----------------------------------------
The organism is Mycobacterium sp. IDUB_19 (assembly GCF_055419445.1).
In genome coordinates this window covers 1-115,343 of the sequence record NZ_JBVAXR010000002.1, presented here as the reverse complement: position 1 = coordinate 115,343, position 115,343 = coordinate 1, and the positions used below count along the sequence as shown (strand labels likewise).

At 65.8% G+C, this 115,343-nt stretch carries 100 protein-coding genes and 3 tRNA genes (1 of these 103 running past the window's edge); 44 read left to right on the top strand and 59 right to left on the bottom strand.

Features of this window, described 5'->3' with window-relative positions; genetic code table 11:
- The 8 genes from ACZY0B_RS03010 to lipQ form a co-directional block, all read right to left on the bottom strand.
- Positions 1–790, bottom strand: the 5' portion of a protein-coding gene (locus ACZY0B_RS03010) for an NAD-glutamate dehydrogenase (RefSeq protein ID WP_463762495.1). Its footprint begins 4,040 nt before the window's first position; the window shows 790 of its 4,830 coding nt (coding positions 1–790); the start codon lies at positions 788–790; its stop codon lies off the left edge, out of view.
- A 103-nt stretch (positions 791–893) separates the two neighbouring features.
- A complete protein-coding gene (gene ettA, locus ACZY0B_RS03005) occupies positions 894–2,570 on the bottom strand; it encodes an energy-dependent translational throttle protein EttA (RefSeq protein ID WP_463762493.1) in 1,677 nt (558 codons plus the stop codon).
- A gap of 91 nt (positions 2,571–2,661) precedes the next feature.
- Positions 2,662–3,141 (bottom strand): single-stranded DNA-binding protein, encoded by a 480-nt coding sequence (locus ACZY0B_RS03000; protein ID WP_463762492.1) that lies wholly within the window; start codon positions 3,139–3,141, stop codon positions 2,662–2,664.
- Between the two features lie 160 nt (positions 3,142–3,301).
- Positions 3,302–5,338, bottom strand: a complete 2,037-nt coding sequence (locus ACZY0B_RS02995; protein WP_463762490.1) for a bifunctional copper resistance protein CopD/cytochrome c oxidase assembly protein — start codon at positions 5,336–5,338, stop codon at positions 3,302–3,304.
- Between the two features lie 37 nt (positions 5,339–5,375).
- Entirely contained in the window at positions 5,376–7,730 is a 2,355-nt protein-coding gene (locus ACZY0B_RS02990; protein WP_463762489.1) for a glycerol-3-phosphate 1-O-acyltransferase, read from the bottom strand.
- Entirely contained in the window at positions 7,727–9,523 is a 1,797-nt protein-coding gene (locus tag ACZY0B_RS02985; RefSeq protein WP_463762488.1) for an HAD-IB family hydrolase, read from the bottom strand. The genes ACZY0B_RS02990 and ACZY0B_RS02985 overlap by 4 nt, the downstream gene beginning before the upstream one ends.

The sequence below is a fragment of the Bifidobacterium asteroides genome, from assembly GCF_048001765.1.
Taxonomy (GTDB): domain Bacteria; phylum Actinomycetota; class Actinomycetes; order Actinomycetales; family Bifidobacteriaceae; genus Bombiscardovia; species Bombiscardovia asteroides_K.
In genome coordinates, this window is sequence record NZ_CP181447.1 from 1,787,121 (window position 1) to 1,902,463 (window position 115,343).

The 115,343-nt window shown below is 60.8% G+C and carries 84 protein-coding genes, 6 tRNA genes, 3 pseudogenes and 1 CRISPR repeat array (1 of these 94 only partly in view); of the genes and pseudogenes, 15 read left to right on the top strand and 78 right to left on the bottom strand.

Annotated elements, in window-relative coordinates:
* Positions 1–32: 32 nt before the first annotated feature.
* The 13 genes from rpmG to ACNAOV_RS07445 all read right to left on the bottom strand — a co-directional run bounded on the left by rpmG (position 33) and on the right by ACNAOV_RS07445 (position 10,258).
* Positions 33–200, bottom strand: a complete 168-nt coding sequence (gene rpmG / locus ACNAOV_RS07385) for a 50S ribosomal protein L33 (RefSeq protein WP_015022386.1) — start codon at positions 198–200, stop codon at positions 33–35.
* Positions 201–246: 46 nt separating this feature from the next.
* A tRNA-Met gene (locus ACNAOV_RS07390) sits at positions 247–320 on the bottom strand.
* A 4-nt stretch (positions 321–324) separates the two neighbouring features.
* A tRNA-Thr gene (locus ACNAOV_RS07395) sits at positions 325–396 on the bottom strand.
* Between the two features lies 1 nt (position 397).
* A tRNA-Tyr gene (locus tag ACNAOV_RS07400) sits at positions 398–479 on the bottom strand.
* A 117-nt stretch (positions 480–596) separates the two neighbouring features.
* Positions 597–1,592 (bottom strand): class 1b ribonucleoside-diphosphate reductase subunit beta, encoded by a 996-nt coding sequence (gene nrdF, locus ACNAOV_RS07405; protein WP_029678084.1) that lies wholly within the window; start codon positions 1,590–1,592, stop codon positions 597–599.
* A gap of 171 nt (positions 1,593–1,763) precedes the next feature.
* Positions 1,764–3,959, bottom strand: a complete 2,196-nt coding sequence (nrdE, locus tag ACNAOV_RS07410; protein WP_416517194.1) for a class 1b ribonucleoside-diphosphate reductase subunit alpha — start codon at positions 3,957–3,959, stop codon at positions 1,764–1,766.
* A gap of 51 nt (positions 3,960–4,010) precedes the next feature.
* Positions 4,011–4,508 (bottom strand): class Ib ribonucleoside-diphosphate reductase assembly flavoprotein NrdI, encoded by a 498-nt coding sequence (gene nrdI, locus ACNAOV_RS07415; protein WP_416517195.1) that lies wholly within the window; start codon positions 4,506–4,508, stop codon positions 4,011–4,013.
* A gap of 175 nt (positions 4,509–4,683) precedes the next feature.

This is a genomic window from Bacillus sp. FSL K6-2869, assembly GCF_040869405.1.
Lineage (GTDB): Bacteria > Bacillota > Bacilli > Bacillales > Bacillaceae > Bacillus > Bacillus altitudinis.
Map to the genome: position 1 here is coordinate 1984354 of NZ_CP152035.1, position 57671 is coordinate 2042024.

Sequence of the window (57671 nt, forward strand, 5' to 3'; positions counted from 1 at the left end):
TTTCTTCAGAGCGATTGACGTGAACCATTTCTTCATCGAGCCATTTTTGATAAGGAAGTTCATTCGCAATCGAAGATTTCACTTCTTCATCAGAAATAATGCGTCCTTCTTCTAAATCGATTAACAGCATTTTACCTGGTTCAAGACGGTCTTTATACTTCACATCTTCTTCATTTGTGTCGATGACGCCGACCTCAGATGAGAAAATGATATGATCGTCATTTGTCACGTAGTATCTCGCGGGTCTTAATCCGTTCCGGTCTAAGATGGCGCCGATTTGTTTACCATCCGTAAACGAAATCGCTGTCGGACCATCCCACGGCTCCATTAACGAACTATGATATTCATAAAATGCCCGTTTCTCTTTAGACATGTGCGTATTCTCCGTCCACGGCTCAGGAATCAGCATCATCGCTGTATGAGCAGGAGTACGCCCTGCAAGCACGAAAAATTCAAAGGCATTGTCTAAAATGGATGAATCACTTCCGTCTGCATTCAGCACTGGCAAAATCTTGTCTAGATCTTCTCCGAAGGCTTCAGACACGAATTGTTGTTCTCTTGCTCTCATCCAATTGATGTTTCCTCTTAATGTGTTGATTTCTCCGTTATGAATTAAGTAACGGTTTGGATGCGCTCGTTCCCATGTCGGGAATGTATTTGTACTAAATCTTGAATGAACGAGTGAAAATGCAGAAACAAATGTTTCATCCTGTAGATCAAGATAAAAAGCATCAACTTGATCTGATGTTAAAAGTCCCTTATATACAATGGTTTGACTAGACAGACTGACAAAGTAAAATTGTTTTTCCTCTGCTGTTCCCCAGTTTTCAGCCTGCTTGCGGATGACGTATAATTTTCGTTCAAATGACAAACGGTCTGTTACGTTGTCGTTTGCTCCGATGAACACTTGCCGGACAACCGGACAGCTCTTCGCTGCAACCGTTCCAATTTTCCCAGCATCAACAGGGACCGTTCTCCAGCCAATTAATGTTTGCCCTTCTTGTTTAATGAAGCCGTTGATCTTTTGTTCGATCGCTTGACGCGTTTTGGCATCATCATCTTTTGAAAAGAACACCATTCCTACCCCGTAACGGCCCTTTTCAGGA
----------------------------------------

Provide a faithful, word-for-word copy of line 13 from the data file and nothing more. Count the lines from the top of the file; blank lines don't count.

- Between the two features lie 37 nt (positions 5,339–5,375).